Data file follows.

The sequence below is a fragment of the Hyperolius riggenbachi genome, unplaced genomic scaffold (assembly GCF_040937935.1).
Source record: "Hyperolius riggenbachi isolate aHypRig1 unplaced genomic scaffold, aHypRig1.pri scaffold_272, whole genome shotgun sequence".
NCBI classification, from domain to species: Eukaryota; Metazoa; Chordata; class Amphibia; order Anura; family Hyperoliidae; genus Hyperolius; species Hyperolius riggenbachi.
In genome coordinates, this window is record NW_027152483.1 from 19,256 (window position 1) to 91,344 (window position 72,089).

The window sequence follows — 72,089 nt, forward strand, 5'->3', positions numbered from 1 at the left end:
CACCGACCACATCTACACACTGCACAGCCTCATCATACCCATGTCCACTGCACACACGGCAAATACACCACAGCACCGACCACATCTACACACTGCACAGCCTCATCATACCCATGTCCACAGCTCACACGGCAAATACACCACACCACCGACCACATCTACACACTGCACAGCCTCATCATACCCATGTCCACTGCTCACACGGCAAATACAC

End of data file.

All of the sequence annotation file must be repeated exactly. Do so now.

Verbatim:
The sequence below is a fragment of the Hyperolius riggenbachi genome, unplaced genomic scaffold (assembly GCF_040937935.1).
Source record: "Hyperolius riggenbachi isolate aHypRig1 unplaced genomic scaffold, aHypRig1.pri scaffold_272, whole genome shotgun sequence".
NCBI classification, from domain to species: Eukaryota; Metazoa; Chordata; class Amphibia; order Anura; family Hyperoliidae; genus Hyperolius; species Hyperolius riggenbachi.
In genome coordinates, this window is record NW_027152483.1 from 19,256 (window position 1) to 91,344 (window position 72,089).

The window sequence follows — 72,089 nt, forward strand, 5'->3', positions numbered from 1 at the left end:
CACCGACCACATCTACACACTGCACAGCCTCATCATACCCATGTCCACTGCACACACGGCAAATACACCACAGCACCGACCACATCTACACACTGCACAGCCTCATCATACCCATGTCCACAGCTCACACGGCAAATACACCACACCACCGACCACATCTACACACTGCACAGCCTCATCATACCCATGTCCACTGCTCACACGGCAAATACAC